Elinor Kapp is a storyteller and writer who has published three books: two on words derived from textiles and a third of original fairy tales for an older generation. Find out more and buy the books for yourself at the links below.
Tales from Turnaround Cottage
This is a book of highly original fairy tales, though drawing on universal themes. The book is set in a magical version of Sussex, a county where anything can – and probably does – happen.
Here the little River Flitter runs down from the High Weald, through Punnetts Town, eventually to join the sea in Seven Sisters Bay. Strange things happen to people who stay in Turnaround Cottage. It is a converted post mill, which has lost its sails. Now it has become a somewhat mysterious bed and breakfast venue, looked after by a newly retired health worker, Helena Brown. And the mice. Don’t ignore the mice – generations of active, chatty, cheese-loving, philosophical mice.
Though the mill’s main purpose is long gone, the winds: north, south, east and west, blow the old place around as if it could still grind corn. Now the winds just love telling stories instead and the place may well have just the tale you need, whether you know it or not. So, come in, come in! Turn the pages and find your own special story.
Rigmaroles & Ragamuffins
The English language has developed over many centuries from many diverse languages and cultures, some now lost. If we want to bring to life something of its impressive history, we might use the metaphor of a great river into which streams and rivulets constantly flow. Alternatively we could liken it to a mighty tree that has grown organically from buried roots, spreading out into a living canopy of innumerable and constantly renewed twigs and leaves.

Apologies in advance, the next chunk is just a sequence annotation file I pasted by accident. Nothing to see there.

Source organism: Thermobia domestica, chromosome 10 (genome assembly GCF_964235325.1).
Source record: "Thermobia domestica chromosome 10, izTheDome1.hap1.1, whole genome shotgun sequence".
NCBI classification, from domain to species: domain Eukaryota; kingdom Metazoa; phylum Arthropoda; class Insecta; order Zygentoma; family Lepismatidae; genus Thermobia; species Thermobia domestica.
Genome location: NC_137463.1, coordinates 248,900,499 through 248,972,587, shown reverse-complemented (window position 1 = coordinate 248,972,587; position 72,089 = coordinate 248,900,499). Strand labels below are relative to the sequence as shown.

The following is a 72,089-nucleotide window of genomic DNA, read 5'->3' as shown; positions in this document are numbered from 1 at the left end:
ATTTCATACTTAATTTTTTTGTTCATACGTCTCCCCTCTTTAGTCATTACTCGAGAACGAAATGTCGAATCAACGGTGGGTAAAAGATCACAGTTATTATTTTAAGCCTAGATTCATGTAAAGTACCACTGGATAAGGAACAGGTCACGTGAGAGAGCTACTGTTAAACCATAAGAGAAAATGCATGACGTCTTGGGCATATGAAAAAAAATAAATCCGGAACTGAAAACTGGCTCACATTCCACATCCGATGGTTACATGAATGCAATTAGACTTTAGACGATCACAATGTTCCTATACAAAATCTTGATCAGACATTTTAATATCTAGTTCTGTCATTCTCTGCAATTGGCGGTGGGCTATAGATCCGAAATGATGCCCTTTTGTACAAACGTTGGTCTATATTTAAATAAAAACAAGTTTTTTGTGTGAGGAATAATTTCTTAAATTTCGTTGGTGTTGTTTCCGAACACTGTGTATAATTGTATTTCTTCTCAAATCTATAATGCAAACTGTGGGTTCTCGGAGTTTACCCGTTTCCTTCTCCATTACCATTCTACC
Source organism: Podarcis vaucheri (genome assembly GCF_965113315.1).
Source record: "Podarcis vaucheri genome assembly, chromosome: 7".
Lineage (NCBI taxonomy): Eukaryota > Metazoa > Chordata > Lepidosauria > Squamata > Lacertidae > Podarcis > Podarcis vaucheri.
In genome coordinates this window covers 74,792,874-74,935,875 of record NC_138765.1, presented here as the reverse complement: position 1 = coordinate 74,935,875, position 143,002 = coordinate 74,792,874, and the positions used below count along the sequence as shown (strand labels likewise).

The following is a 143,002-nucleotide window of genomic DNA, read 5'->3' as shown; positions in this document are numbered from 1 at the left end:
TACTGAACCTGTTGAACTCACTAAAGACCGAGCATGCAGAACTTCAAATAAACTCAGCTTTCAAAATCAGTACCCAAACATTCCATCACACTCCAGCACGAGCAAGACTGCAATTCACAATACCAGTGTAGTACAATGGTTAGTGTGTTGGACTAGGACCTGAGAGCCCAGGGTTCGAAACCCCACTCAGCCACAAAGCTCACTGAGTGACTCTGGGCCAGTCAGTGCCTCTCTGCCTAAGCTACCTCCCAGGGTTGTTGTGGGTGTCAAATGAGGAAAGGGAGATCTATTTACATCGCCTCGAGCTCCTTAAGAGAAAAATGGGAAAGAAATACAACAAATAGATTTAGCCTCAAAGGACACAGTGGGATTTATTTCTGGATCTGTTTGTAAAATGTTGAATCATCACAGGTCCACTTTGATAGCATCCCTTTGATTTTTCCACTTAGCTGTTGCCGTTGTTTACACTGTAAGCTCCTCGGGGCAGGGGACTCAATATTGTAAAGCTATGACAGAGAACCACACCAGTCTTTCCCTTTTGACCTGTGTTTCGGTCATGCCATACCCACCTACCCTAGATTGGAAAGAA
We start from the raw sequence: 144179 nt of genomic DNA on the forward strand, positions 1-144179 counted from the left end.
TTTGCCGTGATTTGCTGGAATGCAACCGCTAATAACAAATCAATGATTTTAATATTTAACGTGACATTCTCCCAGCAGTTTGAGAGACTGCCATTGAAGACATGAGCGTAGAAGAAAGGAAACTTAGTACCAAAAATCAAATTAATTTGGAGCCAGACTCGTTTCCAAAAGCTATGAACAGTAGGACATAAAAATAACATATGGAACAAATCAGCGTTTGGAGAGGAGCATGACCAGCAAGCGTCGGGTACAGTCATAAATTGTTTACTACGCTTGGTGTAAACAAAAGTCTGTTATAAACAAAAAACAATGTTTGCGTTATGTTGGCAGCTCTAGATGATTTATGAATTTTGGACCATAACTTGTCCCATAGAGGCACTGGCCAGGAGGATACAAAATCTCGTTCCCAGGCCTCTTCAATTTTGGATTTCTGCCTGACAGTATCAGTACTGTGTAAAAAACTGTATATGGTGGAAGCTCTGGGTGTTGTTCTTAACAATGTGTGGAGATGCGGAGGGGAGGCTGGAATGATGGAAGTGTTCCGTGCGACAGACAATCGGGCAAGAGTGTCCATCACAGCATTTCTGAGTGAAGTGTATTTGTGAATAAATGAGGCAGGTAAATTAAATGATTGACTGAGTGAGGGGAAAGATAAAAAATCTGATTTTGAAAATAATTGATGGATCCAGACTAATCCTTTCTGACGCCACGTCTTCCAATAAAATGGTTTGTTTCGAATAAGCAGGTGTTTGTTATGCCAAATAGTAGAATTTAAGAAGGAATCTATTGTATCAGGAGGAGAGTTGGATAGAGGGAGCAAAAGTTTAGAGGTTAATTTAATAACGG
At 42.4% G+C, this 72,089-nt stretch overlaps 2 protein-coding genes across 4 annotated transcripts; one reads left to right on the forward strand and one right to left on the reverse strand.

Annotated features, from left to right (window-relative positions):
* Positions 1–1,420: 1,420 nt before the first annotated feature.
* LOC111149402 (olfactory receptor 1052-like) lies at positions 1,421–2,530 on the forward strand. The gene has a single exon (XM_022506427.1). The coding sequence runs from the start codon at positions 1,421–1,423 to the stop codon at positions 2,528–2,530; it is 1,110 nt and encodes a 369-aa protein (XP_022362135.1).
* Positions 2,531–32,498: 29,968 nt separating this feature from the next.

Elinor Kapp prefers to think of English as a wonderful piece of embroidery, stitched with a multitude of varied threads onto a base of primitive communication. The upper surface dazzles us with its range of colours, tones and textures. But to understand its construction, we need to take a look at the underside of the work. Here we can see the untidiness – the awkward seams, peculiar knots and frayed ends. In places, time has worn away our words to leave threadbare gaps; in others, swathes have been cutaway by changing tastes and trends, allowing flamboyant new threads to be spliced in.
Rigmaroles and Ragamuffins is the result the author’s long involvement with textiles as an embroiderer and her recognition of the therapeutic potential in textile crafts.
Ruffians & Loose Women
This book is a collection of words and phrases for articles that can be made from cloth and thread. The words all have a textile origin, but have gone on to take wing and are used in common speech as metaphors, and in proverbs and rhymes in a figurative sense.
It will appeal to lovers and students of the English language, and particularly to textile enthusiasts, crossword addicts, translators and linguists. It is the sequel to Rigmaroles and Ragamuffins, published in 2007, which collected up words derived from the raw materials to the making of thread and cloth.
Ruffians and Loose Women looks at things that can be made from textiles, from clothing to footwear, from beds and bedding to ships and sails. Many of these words have lost all textile connections, rather like the nouveau riche who concealed their humble origins and pretended to be nobly born. Why would you put a tulip on your head? Who might be entitled to remove your zone? What would it mean to be accused of haberdashery? Get this fascinating book and find out.